With a marijuana legalization proposal on the horizon and a medical cannabis program that continues to evolve, Maine is an active participant in the country's pot revolution. Last week, after voters in Colorado and Washington passed bills to abolish marijuana prohibition, state representative Diane Russell, a Democrat from Portland, announced her intent to introduce a treat-pot-like-alcohol bill in the next legislative session. (A similar bill was also announced in Rhode Island.) Meanwhile, as Massachusetts became the 18th state to legalize weed for medicinal use, advocates in Maine are working to improve our own approach to medical marijuana even after losing an important ally in Augusta.
The third-most-popular recreational drug in the United States (behind alcohol and tobacco), the drug that 50 percent of Americans believe should be made legal, is undergoing major image rehab. We no longer think that pot use leads to violent criminal behavior or irrational sexual desires, as Harry Anslinger, head of the Federal Bureau of Narcotics during the 1930s, did. Fourteen states have passed some sort of marijuana-decriminalization law, meaning no prison time or criminal record for someone caught with a small amount of weed for personal consumption. We've come a long way since Reefer Madness.
"Reformers are buoyant, and well they should be," says Allen St. Pierre, executive director of NORML, the Washington DC-based organization working to repeal marijuana prohibition nationwide. The confluence of science and popular opinion, he says, would appear to be pushing more reticent entities "toward a more rational and pragmatic area."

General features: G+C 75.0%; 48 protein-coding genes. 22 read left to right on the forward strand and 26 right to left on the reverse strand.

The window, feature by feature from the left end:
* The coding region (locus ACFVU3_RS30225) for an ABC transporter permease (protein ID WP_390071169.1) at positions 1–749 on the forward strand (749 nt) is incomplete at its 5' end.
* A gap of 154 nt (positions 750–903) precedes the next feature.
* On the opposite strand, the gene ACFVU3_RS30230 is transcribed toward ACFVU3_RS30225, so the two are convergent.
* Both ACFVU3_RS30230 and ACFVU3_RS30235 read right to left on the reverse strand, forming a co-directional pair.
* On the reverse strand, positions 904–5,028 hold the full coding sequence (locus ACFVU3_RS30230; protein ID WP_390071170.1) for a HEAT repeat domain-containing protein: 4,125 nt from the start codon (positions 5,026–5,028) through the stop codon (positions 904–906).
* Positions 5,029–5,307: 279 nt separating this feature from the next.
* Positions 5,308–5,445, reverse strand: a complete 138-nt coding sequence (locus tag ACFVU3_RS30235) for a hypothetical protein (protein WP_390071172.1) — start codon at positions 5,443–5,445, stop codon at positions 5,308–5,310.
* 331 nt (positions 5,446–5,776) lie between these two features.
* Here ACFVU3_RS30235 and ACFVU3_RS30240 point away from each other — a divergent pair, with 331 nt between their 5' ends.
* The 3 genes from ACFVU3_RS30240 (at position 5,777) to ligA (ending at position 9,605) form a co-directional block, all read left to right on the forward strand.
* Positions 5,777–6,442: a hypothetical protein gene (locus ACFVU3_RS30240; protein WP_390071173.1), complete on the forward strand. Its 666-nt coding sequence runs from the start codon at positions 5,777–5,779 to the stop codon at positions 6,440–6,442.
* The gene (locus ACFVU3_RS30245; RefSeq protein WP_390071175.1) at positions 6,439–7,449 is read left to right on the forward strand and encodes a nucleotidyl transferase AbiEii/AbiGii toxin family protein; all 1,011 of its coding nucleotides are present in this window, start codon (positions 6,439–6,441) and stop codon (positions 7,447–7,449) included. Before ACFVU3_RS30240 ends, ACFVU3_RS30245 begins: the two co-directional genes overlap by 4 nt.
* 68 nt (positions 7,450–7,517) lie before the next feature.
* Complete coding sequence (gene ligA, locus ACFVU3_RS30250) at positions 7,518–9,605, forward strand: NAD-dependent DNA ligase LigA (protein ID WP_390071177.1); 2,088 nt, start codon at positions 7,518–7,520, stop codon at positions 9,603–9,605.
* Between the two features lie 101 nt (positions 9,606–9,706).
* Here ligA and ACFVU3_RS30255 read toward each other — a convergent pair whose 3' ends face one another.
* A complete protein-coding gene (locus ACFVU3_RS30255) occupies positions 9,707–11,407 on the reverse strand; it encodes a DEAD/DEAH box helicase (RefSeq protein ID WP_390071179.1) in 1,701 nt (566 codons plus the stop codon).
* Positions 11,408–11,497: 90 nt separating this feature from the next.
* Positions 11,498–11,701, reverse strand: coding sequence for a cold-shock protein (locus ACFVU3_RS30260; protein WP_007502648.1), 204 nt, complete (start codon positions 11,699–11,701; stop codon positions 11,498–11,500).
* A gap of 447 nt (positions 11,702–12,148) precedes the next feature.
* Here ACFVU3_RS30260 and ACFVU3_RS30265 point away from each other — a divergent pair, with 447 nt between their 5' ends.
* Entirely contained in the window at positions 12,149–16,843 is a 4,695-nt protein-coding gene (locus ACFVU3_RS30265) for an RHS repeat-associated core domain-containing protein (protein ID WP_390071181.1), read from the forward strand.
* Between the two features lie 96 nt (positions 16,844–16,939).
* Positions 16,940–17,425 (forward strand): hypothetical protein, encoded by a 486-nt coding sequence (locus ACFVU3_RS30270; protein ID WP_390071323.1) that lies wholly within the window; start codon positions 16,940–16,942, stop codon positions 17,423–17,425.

That said, the crystal ball is pretty muddy. No one knows how the federal government — which still considers marijuana a "Schedule 1" substance, in the same class as heroin, meaning it has high potential for abuse and no medical value — will respond to the new laws out West. Technically, every sale of pot in every state (whether for recreational or medical use) is a federal crime. As a result, half of this country's drug-related arrests (more than 850,000 in 2010) are related to small-potatoes pot violations, 88 percent of those for mere possession. Some of these arrests have happened in states with medical or decriminalization laws. Harvard economist Jeffrey Miron estimates that marijuana legalization would save $7.7 billion per year in law enforcement costs.
Earlier this month, 19 members of Congress including Chellie Pingree (D-Maine) and Barney Frank (D-Massachusetts) called on US Attorney General Eric Holder and Michele Leonhart, of the Drug Enforcement Administration, to back off.
"These states have chosen to move from a drug policy that spends millions of dollars turning ordinary Americans into criminals toward one that will tightly regulate the use of marijuana while raising tax revenue to support cash-strapped state and local governments," the letter reads. "[W]e ask that your Departments take no enforcement action against anyone who acts in compliance with the laws of Colorado, Washington and any other states that choose to regulate access to marijuana for medicinal or personal use."
Unlike in other places, where medical marijuana users and providers have found themselves vulnerable to federal investigation and prosecution, Maine has been lucky to dodge the wrath of the Department of Justice and the DEA — so far.
"They appear to be going after the folks who are in states where there is less regulation than Maine has," says Alysia Melnick, public policy counsel for the American Civil Liberties Union of Maine. In crafting and enforcing our medi-mari law, Mainers avoided "the types of things that seem to be triggering federal scrutiny," including huge billboards (as in Montana) or hodge-podge municipal policies (as in California). "The vast majority of stories I've heard about encounters with law enforcement [in Maine] have been positive," Melnick says.
But there remains ample room for improvement here. And as with the rest of the country, Maine's marijuana landscape is still very much in flux.